batch_normalization_31 (Batc (None, 25, 25, 50)        100      
max_pooling2d_30 (MaxPooling (None, 12, 12, 50)        0        
conv2d_35 (Conv2D)           (None, 12, 12, 50)        22550    
batch_normalization_32 (Batc (None, 12, 12, 50)        48        
max_pooling2d_31 (MaxPooling (None, 6, 6, 50)          0        
conv2d_36 (Conv2D)           (None, 6, 6, 50)          22550    
batch_normalization_33 (Batc (None, 6, 6, 50)          24        
max_pooling2d_32 (MaxPooling (None, 3, 3, 50)          0        
flatten_8 (Flatten)          (None, 450)               0        
dense_22 (Dense)             (None, 512)               230912    
dense_23 (Dense)             (None, 256)               131328    
dense_24 (Dense)             (None, 1)                 257      
Total params: 454,869
Trainable params: 454,483
Non-trainable params: 386

It contains five convolutional layers and three dense layers.

After some training, I was able to get to about 87% accuracy on a validation set. There were more scenic road segments than interstate segments in my dataset, so I selected an even number of images in each class to prevent the model output having a class imbalance bias.

More training, more images, and a better network architecture could probably lead to better accuracy. But 87% accuracy seems pretty good for now.

Model Predictions

Below are some randomly chosen model predictions and their associated scenic-score (1 is most scenic).

  1. What did it think was scenic?

  2. What did it think was not scenic?

  3. What did it incorrectly predict as scenic (but actually wasn’t):

  4. What did it incorrectly predict as not scenic (but actually was):

It looks the network is doing a pretty good job at delineating roads that appear scenic from those that appear not scenic.


After training the model, I downloaded multiple images for every segment in the testing network. Some segments didn’t have Mapillary images on them (😞 ), so they were assigned a default value of 0.5 (neither scenic nor unscenic). For those segments that did have images, each images was given a predicted score of [0, 1]. For segments with more than one image (most segments), the image scores were averaged together to create a single numeric scenic-ness score for each segment.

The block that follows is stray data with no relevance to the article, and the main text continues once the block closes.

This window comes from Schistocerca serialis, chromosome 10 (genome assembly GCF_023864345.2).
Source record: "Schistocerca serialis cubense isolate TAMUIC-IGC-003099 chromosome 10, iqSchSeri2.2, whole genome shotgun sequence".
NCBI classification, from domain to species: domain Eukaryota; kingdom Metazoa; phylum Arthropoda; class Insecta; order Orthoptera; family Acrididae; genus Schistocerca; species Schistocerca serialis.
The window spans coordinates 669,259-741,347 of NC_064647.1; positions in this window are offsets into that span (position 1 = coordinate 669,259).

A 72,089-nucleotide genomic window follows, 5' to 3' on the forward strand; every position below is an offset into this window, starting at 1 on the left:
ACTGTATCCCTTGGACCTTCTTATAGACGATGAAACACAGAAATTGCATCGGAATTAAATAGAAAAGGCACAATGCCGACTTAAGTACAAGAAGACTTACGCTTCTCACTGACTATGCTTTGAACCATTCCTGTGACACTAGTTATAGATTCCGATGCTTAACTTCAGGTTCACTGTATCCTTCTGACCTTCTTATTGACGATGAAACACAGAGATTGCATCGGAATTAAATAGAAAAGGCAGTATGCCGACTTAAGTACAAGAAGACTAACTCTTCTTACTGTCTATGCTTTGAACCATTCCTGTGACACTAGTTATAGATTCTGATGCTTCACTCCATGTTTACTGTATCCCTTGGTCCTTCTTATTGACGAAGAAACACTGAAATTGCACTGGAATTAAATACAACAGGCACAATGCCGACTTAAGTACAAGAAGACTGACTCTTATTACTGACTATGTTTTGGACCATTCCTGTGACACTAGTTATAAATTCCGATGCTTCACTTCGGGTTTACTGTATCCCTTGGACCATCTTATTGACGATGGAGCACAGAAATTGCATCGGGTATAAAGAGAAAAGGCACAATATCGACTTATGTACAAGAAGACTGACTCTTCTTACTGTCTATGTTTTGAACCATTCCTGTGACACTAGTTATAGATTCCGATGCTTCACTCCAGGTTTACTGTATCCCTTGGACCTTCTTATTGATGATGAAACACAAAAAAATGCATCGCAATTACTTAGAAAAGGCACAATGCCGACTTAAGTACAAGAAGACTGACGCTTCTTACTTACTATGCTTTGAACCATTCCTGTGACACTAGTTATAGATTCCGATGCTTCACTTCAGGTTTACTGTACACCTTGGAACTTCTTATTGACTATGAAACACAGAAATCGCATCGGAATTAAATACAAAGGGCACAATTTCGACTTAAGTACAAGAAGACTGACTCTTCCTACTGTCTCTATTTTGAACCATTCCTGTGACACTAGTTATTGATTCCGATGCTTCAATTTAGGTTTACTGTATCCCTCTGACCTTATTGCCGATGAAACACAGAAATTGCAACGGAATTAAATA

I then ingested the geojson with the road geometries and the scenic-ness scores into a postgres/postgis table.

Follow some tutorials I found online, I made it routable by creating a network topology. Once it was properly set up, I could query the resulting table with sql to find the most scenic route between two points:

SELECT * FROM pgr_dijkstra(
  'SELECT id,
       1 - meanScore as cost
      FROM edges_noded',
  1, 5,
  directed := false);

I had to correct for the fact that the scenic-ness scoring routine I developed gave more scenic routes a higher score (closer to one), but the shortest path algorithms attempt to find the lowest cost routes through a graph (e.g., I selected 1-meanScore as cost instead of just meanScore as cost).

Shortest Route

Shortest Route

Least Scenic Route

Least scenic route

Most Scenic Route

Most scenic route

Optimal routes between San Diego and Eureka, according to different optimization criteria.

The most scenic route between San Jose and the Inner Sunset, according to the model.

What’s Next?

There’s a lot more we could do with this type of model.

  • Improve the model:
    • More training epoches
    • More training data
    • More layers
  • Expand the model:
    • Include more states than just California. Different states’ scenic roads are likely to run through vastly different types of environments. To capture this variety, we’d want to train the model with data from these different environments.
  • Improve the network
    • Normalize the graph.
    • There are some topology issues in the graph that, if corrected, would improve routeability
    • Include more than just primary roads. Mapillary covers more than just the primary and secondary roads. To really get good routes, we’d need to include many more roads than the skeleton network shown here. This would vastly increase computation, but would probably be worth it because we could do much better small-scale routing (like across a city).
  • Improve the cost function — develop something like a distance-weighted scenic score. This would favor scenic roads of non-scenic ones, but wouldn’t take me all the way across the state.

  • Extend the ideas to different objectives.
    • bike-ability: train on images of bicycle boulevards — streets that have been optimized for bicycle traffic. Then predict the level of bicycle friendly-ness for the road network. This could be a nice addition to biking directions by ensuring that, when a street is not technically classed as a bike-lane, it is still nice to bike on. It might also allow better biking directions in cities that do not have officially designated bike-ways or in cities for which this data is not available.